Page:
True risk is having a single point of failure in a portfolio that can be the difference between success and failure of your financial plan.
True risk is falling short of having what you need when you need it.
True risk is the permanent impairment of capital.
Volatility is a crude proxy for risk when you think of it in these terms.
source: Excess Returns on YouTube
Alternative Investment In Focus: Catastrophe Reinsurance
You unpack a large swath of potential alternative investment strategies in your book, but I thought we could zero in on one specific strategy that may not be as well known to even the most savvy investors:
Catastrophe Reinsurance / Catastrophe Bonds
How can investors broaden their portfolio horizons by acting like insurance underwriters and what kind of returns and volatility have such investments provided historically?
The diversification benefits that catastrophe reinsurance can bring to a portfolio are about as compelling as they come.
There are very few truly structurally uncorrelated asset classes in existence, and this unique and intuitive risk premium is relatively accessible today in investor friendly wrappers.
The risk-reward characteristics of insurance-linked securities, or ILS, have been attractive on a standalone basis and especially as a complement to traditional asset classes.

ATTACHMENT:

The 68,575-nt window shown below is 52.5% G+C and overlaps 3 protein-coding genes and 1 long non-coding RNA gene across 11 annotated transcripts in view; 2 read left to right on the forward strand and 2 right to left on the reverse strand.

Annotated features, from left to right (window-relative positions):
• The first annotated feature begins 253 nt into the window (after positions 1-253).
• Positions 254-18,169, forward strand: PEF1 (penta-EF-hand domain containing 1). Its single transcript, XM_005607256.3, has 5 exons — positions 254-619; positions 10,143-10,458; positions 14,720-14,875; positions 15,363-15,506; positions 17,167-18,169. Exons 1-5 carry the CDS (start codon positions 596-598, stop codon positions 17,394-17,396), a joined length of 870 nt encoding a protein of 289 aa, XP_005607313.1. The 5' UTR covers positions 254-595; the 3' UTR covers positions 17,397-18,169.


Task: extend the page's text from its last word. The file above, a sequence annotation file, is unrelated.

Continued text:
Historically, reinsurance, as proxied by the Swiss Re Global Catastrophe Bond index, has delivered returns similar to that of high yield bonds but without the accompanying equity market and macro sensitivity.
It should be noted that the modest standard deviation of reinsurance masks the underlying risk.
To be clear, underwriting reinsurance is not low risk—hence the historically large premium associated with it.
The left-tail nature of the risk in reinsurance means that most of the time it will feel like a low-risk investment, punctuated by relatively rare periods where the true downside risk manifests itself.
The last several years of unusually high insured damage from natural catastrophes highlight this important feature.
While catastrophic risk can be modeled, it cannot be predicted.
As such, this is an asset class designed to be a long-term strategic allocation and not one to market time.